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Alcoholic Hepatitis and Aspects of Acid-Base Disturbances - 9/10/2012

posted Sep 10, 2012, 8:23 AM by Rohit Das   [ updated Dec 27, 2012, 6:56 AM by Purnema Madahar ]

A new week, a new daily. Today, I’d like to talk about a couple of things – alcoholic hepatitis, and some specific acid-base issues.

Alcoholic hepatitis is within a very large spectrum of alcoholic liver disease – a very nice review of this topic is attached. Let’s focus on some of the important characteristics of this very important consequence of excessive boozing:

  • Alcoholic liver disease (ALD) is a significant contributor to liver-related mortality, on the scope of HCV related liver disease. In parts of the world where inhabitants particularly like alcohol (France/Spain), mortality is around 30 deaths/100,000 persons per year. In the U.S., estimates from 2003 cite a mortality rate of 5-6 deaths/100,000 persons per year.
  • ALD exists within a large spectrum of disease – steatosis is characteristic of moderate, short-term alcohol use, whereas long-term use will lead to steatohepatitis, fibrosis, and potentially long-term, cirrhosis. Studies have shown that progression of liver disease is directly related to the absolute amount of alcohol intake. At 30g/day (around 2.5-3 standard drinks, more practically) over 10 years, estimates of incidence of cirrhosis is 5-7% at 5 years. Intake above that threshold leads to further climbing incidence.
  • Figure 2 of the review article gives a nice pictorial overview of the pathogenesis of ALD. Importantly, since the majority of heavy alcohol users DO NOT have progressive liver injury, it is important to realize that genetics, concurrent liver disease (NAFLD, viral hepatitis) and gender are all contributing factors to potential progression of ALD.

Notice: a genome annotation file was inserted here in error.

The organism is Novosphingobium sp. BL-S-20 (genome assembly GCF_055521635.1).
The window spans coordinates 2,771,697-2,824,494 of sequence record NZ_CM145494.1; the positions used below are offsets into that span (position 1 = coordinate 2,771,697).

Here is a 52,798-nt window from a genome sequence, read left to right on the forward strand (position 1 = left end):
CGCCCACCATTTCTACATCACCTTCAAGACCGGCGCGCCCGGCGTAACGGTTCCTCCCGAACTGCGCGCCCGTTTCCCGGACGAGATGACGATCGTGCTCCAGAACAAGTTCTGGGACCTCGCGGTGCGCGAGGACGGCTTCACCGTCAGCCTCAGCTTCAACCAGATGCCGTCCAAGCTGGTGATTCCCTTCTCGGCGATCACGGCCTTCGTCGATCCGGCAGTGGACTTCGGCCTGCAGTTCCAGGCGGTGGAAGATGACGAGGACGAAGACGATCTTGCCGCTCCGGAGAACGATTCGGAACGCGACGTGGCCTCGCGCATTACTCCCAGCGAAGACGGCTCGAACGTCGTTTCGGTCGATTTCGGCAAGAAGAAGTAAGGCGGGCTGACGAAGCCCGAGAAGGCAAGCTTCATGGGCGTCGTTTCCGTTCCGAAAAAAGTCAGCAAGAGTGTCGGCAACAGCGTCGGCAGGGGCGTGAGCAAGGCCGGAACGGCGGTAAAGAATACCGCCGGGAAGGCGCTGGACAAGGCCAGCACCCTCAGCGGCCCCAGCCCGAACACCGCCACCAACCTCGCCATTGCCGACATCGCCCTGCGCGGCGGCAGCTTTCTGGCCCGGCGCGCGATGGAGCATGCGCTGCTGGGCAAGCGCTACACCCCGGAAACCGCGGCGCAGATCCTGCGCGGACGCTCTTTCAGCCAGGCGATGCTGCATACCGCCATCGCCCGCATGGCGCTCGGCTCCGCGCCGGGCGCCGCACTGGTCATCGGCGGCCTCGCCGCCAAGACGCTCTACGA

Alcoholic hepatitis is the acute form of ALD, presenting with hepatomegaly, low-grade fever, jaundice and anorexia. Complications of portal hypertension can also be present, which is not surprisingly associated with a worse prognosis.

  • Characteristically, for not very clear reasons, the AST/ALT ratio is > 2:1, which occurs in about 70-80% patients with ALD. Also, absolute transaminase levels are usually never above 500, and typically less than 300.
  • Severe alcoholic hepatitis has a grim prognosis, with a six month mortality rate of up to 50%. What does “severe” mean? Well there are several ways to assess for that, including the Maddrey’s score (>32 = bad), Glasgow hepatitis score (>9 = bad), and MELD (>21 = bad). All of these have been fairly well validated as predictive tools for severe disease. The attached review provides a nice summary.
  • Regarding treatment; steroids have been decently studied, and the data is supportive for the severe spectrum of disease. In one pooled analysis of randomized trials in 2002, among patients with encephalopathy and/or a Maddrey’s score > 32, those treated with steroids had significantly improved one-month survival. However, this survival benefit did not extend past one year, again reinforcing the overall poor prognosis of this disease.